Dear Ms. Levine, Ms. True, Mr. Arden, Mr. Miner, and Ms. Isaacs:

Deanna Isaacs’s malicious attempt to paint a bad picture of Thomas Blackman’s Art Chicago in the May 11 Culture Club column is fully misleading. In a long conversation I spoke with dirt digger Isaacs about several subjects in an attempt to honestly respond to her inquiries. We discussed why we moved our gallery from Chicago to New York in 1997. We discussed the gallery’s viewpoint on art fairs worldwide in general and in relation to our needs and resources specifically. My first reprinted statement was in answer to why we moved the gallery in 1997a very different time in the economy and art marketand the need to expand our constituency. It had nothing to do with Art Chicago, in which we continued to participate for the next two years, and to which we hope to return. Likewise, the second reprinted statement was to simply say that after so many years of doing the same fair we needed to also develop interests elsewhere, and with our limited resources we can only do so much each year. However, that these remarks were condensed and contextualized under the disparaging rubric of “Count Them Out” and an incorrect implication that it had anything to do with the current strength and quality of Art Chicago is very shallow journalism. Perhaps Ms. Isaacs’s appetite for investigative reporting would be put to better use in some kind of gossip columnyou know, like who was seen at what restaurant, etc.

In my conversation with Ms. Isaacs I emphasized how Art Chicago was one of the world’s largest and top contemporary art fairs. It has long served as a model for other art fairs, and even the founders and organizers of the new art fair in New York look forward to participating in Art Chicago, as well as committee members from the Basel art fair and others. For Ms. Isaacs to think that with over 200 participating galleries it is not the normal (if not preferred) course of things for some galleries to rotate in their participation is to show her limited understanding of the nature of art fairs and the art business. Why would anyone necessarily want the exact same 200 galleries each year, for example? Over the years there are many galleries that have taken leave from Art Chicago at one time or another, often to be welcomed back. Moreover, there is the excitement of many first time participants. It shows Ms. Isaacs’s and the Chicago Reader’s provincial shortsightedness to focus on two galleries not doing the fair this year solely because they were formerly in Chicago.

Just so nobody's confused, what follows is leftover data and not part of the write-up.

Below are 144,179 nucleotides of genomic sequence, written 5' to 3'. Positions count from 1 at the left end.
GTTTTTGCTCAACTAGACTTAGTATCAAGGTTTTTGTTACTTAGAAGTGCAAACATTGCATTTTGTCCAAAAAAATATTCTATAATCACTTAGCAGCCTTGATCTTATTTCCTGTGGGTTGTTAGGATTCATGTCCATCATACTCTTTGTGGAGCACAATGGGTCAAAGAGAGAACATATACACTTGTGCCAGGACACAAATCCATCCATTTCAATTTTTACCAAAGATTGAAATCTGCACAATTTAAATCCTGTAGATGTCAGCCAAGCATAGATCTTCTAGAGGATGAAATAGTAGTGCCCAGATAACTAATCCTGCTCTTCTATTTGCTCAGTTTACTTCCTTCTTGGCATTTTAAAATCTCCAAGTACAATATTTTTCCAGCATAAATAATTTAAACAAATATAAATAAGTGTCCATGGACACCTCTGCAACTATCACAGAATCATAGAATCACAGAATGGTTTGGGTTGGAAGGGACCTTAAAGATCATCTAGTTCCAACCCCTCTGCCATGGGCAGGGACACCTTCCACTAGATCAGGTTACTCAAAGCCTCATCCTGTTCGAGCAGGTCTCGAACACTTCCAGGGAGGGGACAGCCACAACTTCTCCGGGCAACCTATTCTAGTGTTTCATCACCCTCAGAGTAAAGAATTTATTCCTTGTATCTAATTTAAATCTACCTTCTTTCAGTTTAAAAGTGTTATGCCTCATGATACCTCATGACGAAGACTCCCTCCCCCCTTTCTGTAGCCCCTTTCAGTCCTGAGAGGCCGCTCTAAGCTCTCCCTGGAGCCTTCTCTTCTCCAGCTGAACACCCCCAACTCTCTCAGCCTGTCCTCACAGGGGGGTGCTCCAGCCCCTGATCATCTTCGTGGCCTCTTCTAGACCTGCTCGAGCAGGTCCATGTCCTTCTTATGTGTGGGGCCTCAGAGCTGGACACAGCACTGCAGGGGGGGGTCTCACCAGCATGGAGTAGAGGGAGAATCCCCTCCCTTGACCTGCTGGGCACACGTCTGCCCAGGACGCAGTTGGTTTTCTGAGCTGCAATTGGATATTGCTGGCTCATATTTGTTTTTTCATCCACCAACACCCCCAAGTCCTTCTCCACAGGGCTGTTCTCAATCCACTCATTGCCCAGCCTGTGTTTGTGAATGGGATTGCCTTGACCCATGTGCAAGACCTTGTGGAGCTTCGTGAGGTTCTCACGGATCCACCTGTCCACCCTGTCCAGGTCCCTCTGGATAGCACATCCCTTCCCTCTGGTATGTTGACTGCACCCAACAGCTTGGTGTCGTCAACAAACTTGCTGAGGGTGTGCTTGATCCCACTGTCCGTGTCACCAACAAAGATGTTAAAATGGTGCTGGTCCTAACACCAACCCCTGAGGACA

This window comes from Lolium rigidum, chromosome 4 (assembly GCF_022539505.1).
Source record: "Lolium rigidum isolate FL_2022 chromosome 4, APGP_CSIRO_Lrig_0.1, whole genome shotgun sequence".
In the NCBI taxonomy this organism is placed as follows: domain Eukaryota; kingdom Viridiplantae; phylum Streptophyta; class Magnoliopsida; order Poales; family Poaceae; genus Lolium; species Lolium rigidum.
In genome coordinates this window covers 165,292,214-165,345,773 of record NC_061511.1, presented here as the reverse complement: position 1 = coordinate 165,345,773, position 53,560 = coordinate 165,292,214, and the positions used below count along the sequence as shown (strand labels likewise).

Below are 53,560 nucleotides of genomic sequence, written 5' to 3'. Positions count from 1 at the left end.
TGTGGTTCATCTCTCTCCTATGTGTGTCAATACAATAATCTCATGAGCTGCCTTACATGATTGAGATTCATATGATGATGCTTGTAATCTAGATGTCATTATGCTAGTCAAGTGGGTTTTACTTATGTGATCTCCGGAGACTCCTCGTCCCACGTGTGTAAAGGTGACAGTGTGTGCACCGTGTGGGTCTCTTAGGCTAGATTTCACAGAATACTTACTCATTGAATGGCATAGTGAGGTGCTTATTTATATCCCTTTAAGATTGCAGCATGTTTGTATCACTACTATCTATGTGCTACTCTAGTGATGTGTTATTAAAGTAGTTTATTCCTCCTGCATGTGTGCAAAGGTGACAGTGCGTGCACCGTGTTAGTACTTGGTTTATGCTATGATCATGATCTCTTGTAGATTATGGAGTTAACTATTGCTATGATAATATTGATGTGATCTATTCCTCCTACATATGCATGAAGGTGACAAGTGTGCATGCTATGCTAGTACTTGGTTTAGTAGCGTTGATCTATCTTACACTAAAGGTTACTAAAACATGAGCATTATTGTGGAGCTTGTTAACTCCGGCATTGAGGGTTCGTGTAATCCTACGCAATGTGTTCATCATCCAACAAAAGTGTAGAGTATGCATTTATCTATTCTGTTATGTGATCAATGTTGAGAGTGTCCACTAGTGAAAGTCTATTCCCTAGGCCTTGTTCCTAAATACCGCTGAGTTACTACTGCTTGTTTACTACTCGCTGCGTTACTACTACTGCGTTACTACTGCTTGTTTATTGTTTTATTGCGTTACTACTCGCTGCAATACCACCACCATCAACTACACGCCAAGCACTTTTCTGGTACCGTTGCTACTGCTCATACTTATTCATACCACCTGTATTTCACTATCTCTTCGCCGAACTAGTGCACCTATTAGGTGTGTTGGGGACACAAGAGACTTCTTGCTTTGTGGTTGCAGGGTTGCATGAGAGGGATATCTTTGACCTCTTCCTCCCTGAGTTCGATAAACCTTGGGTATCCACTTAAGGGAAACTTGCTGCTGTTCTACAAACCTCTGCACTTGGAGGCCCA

I think someone from the Chicago Reader has called us every year for the past four years to write about why we left Chicago, etc. We probably got more press for leaving Chicago than we ever did while we were doing good things in Chicago. The truth be told (other than the New Art Examiner) such a severe lack of interesting art reporting (yes, on the part of the Chicago Reader very much included) was one of the key factors in our decision to move from Chicago. Wouldn’t it be more interesting, more newsworthy, and more productive for you to address all of the exciting galleries who are participating in Art Chicago, and the wonderful artists and galleries in Chicago? It seems you don’t fully understand how critically important and unique Art Chicago is, and how much it contributes to Chicago’s international cultural status. With such a useless and misconstrued negative perspective we count the Chicago Reader out in regard to appreciating a good picture when you see one.

Sincerely yours,

Lance Kinz


Feigen Contemporary

Copy: Thomas Blackman

Curt Alan Conklin

Christopher Vroom

Deanna “Dirt Digger” Isaacs replies:

I quoted Mr. Kinz as follows:”I’m sure we’ll come back, but we can only do so much at one time.”

Fred Camper replies:

Feigen may have been mentioned lots since departing, but in the four years before it moved, artists showing at Feigen were the subject of at least seven lengthy reviews and at least five profiles by me alone.